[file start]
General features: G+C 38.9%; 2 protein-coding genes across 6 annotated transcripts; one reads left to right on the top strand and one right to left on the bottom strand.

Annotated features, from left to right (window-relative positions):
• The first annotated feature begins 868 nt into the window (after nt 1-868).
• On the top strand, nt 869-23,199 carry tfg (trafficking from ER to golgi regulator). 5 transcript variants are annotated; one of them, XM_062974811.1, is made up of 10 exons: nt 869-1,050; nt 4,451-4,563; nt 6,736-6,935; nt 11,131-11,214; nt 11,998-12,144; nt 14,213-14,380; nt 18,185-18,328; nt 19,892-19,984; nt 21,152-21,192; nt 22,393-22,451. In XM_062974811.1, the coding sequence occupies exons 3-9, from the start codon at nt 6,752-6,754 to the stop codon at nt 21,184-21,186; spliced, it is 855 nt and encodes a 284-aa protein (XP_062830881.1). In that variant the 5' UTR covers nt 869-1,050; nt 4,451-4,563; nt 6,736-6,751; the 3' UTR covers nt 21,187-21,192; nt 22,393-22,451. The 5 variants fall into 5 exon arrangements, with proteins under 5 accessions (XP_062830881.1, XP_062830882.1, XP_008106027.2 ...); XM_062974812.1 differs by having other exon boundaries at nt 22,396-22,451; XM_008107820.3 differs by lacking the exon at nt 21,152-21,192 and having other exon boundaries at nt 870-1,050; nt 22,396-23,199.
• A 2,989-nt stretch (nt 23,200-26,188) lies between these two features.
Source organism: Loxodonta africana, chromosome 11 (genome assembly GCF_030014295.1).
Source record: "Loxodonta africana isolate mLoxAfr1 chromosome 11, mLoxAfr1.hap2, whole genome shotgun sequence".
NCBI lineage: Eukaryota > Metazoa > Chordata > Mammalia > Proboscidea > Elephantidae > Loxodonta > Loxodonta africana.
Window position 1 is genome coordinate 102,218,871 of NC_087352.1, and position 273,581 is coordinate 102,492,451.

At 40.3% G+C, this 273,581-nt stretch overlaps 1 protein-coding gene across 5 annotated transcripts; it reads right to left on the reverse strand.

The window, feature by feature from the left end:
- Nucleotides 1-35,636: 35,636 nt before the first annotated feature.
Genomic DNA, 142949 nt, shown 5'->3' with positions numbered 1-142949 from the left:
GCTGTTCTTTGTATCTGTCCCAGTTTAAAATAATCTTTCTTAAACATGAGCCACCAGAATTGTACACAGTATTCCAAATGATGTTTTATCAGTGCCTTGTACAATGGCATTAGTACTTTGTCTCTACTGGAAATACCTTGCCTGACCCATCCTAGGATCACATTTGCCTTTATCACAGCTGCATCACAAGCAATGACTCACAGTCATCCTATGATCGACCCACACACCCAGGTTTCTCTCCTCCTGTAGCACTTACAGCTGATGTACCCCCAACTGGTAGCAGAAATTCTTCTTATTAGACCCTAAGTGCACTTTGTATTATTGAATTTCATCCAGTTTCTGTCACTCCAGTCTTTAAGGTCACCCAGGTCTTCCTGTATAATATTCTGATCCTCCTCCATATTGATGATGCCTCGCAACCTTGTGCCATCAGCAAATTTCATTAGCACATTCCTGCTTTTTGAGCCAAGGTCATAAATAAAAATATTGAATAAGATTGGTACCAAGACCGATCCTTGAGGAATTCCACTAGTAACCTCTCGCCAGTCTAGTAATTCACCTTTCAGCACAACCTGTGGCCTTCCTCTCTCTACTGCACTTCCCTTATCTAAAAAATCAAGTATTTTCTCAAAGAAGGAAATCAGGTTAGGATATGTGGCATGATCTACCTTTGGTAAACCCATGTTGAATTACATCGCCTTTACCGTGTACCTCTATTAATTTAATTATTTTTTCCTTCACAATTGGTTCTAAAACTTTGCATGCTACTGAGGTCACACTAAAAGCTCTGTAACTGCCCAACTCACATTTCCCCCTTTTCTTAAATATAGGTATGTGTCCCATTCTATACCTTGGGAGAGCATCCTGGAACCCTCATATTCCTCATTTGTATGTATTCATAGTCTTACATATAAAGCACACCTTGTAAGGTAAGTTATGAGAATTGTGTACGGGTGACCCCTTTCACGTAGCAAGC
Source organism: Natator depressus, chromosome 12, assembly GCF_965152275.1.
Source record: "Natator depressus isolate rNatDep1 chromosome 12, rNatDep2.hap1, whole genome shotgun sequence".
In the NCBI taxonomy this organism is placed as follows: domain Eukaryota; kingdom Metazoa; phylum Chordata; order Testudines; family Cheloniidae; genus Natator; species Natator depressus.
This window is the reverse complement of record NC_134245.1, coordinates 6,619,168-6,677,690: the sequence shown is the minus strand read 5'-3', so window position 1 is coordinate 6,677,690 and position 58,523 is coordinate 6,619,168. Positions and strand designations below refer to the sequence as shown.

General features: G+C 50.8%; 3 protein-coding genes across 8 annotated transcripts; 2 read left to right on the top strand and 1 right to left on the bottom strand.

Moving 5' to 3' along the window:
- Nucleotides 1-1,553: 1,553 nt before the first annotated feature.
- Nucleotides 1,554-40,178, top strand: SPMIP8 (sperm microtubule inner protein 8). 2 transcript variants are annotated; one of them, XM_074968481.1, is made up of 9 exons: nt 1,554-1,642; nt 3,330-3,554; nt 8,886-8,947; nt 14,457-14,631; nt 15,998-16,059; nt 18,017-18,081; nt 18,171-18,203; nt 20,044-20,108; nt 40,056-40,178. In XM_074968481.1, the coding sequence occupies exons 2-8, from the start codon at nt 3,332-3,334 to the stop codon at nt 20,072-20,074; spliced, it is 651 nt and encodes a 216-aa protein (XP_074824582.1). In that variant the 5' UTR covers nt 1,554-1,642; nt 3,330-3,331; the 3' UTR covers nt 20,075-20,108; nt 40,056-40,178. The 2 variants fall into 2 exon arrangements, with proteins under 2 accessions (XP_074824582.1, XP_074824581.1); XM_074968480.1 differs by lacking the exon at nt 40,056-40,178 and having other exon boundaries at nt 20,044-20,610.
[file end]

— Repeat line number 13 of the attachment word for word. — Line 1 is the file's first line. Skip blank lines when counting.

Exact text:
Genomic DNA, 142949 nt, shown 5'->3' with positions numbered 1-142949 from the left: